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Orange County

Readiness Is the Canyon Way

People: 'We're our own best, first line of defense,' resident says. Everyone knows where the water is.


The men of Holy Jim and Trabuco canyons--and they are mostly men, heavily bearded and favoring flannel shirts and sturdy work boots--know where every drop of water is on the hillsides and in the creek beds around them.

"You have to be ready," said Frank Romero, who has 2,500 gallons of water in a spring-fed cistern in front of the cabin he has co-owned for 10 years here, ready for blazes like the one that erupted Wednesday night.

In this rustic world just five miles from the sprawling red-tile rooftops of south Orange County, fire and flood are constant perils bookending an otherwise utterly tranquil existence. Knowing where the water is--in natural springs, wells, water tanks and the like--is essential for survival.

People here live literally on the edge, in wood and creek stone cabins tucked in the Cleveland National Forest without electricity, sewage, plumbing or other modern conveniences. They like it that way. Nature is not conquered here; at best it is held at bay.

"Electricity? Nah, what do you need that for?" said a man, 59, who goes simply by Shannon, with a full snowy beard and a ponytail down his back, who has owned a Holy Jim cabin for more than 28 years.

Holy Jim is loosely named after "Lyin'" or "Cussin'" Jim Smith, who lived in a now-gone cabin in this storied area of the Santa Ana Mountains in the early 1900s. "Every time he appeared in town, every other word out of his mouth was a cussword," Shannon said. But when the canyon was formally named, neither Lyin' nor Cussin' Jim Canyon sounded quite right, so it became Holy Jim.

Today's denizens, most of whom are self-employed as contractors, auto repairmen, gardeners or other types of handymen, were grinning with relief and pleasure in front of Trabuco General Store on Thursday morning after a long night on the mountain.

"It was a massive fire," said Steve Hansel, 63, who has owned his cabin for 29 years. "It burned down to within 10 feet of my solar panel out back."

Sheriff's deputies and U.S. Forest Service rangers tried to evacuate all the residents at least twice during the night, but many simply melted into the darkness, then popped back up at their cabins.

"We're our own best, first line of defense," said Mike Horna, 48, of Anaheim, who like many owns a cabin in the canyon that he gets away to every chance he can.

All night Wednesday, they kept an eye on the sprinklers, water pumps, hoses, cisterns and other hand-rigged defenses they had mounted well in advance of this week's blaze.

"It was like the Everglades out here--everything was wet," chortled Kevin Jordan, 47, who has owned one of the larger, newer cabins for 10 years.

Jordan, like many of the other 100 or so residents, raced up to the cabins after hearing news reports or receiving phone calls from friends on cell phones.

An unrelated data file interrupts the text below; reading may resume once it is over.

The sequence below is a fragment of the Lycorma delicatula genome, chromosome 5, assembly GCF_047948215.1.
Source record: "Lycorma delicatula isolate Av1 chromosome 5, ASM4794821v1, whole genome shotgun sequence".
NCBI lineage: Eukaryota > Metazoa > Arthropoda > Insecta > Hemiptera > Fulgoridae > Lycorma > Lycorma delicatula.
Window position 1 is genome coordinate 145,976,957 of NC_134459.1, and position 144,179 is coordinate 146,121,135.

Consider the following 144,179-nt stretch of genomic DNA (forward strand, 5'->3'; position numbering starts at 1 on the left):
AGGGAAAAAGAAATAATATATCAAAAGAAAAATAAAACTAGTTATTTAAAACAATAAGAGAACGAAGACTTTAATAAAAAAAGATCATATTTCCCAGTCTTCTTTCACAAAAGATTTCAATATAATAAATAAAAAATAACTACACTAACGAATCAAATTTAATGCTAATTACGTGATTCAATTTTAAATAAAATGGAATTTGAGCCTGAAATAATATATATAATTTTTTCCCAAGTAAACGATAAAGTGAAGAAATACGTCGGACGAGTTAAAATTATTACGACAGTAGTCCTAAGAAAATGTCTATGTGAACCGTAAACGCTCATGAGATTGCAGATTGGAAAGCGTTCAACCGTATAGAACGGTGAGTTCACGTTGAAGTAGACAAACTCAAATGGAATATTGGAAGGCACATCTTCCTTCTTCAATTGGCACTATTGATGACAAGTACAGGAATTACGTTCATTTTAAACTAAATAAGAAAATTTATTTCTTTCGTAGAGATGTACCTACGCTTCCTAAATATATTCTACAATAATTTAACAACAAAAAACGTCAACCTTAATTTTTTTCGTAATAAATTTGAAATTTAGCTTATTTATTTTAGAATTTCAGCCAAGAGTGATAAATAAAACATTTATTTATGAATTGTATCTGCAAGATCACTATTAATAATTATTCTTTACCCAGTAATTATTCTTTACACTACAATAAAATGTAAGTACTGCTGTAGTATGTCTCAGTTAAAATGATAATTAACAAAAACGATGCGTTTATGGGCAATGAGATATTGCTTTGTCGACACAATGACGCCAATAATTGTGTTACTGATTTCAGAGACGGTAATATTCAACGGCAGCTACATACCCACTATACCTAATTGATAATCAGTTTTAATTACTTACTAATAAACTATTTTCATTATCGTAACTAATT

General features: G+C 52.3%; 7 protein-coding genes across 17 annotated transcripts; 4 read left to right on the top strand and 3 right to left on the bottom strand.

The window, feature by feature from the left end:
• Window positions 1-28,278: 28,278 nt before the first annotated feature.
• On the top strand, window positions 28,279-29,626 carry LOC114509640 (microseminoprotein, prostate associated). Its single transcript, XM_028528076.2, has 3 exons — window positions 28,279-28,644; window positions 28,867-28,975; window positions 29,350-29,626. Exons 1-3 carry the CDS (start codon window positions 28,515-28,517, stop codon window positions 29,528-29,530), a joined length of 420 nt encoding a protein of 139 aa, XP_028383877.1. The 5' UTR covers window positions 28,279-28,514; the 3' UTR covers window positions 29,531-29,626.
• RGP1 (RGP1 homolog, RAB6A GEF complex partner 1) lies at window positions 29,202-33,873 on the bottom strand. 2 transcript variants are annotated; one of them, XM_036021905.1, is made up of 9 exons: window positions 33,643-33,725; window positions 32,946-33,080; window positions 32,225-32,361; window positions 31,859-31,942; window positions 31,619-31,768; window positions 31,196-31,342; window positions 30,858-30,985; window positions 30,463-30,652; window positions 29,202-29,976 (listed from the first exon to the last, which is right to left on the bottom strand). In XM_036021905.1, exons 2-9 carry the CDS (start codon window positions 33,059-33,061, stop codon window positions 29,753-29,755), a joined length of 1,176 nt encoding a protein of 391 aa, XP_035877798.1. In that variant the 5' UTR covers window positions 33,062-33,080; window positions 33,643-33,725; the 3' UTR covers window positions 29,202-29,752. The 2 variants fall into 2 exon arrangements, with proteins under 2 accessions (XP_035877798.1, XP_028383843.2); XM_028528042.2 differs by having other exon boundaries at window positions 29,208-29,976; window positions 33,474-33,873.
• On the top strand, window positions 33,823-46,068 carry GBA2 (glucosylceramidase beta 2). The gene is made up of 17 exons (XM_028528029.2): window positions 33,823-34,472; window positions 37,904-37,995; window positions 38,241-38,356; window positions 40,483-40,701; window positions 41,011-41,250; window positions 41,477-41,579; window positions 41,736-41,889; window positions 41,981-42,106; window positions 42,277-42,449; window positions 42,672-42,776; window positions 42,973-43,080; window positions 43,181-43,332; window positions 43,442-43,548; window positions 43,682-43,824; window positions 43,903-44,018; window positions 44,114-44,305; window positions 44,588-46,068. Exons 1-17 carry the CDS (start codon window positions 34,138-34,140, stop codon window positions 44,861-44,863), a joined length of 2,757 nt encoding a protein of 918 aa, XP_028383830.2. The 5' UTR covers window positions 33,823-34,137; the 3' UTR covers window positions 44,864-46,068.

As walls of flame raced along the ridge above them, and at one point in Trabuco Creek below, they went door to door, evacuating those who wanted to go. They gently rounded up Betty Somes, an elderly woman with one leg who uses an oxygen machine. She was in her cabin reading.

Cats, dogs and pet birds were all secured. Propane tanks, which can explode like missiles in a fire, were shut off.

"When something happens here, everybody shows up. It's an old-fashioned community," Shannon said.

Those who wanted to leave were escorted down the 5 1/2-mile rutted road that meanders near Trabuco Creek through stands of sycamore and live oak.

Behind them, flames were racing up the ridge between the two canyons.

Some gathered at the forest-green fire station that houses two aging fire engines and serves as the headquarters for a volunteer fire corps. Others began laying out hose near the "forks," the confluence of Holy Jim and Trabuco creeks where there is a deep pool of water year-round.

As professional firefighters from Station 16 in nearby Modjeska Canyon and elsewhere arrived, the residents directed them to huge wooden water tanks they have built in the woods, which they regularly top off by pumping water from the creeks.

"The Fire Department didn't have any problem with us," Jordan said. "We know where everything is."

The residents were happy with the firefighters as well.

"They are incredible," Jordan said. "They saved us."

The weather helped too.

The heavy, cold winds fanning the flames switched course before midnight and began knocking the fire down. By 3 a.m., "it was so cold, and the flames were so low, we were out back of my house warming our hands over them," Jordan said.

Some of the residents who had stayed behind emerged Wednesday to pick up provisions at the general store below the canyon, using one of the aging red fire trucks. By midday, the mountain men were headed back up the dirt road, fresh supplies of beer and cigarettes tucked in the back of the truck. Above them on one charred ridge, a line of rescue workers hosed down smoldering embers.

But mostly, the truck climbed through emerald green slopes set against a sparkling blue sky.

"Look at it," exclaimed Romero, who stood watching at the fork of the two canyons. "It's beautiful."

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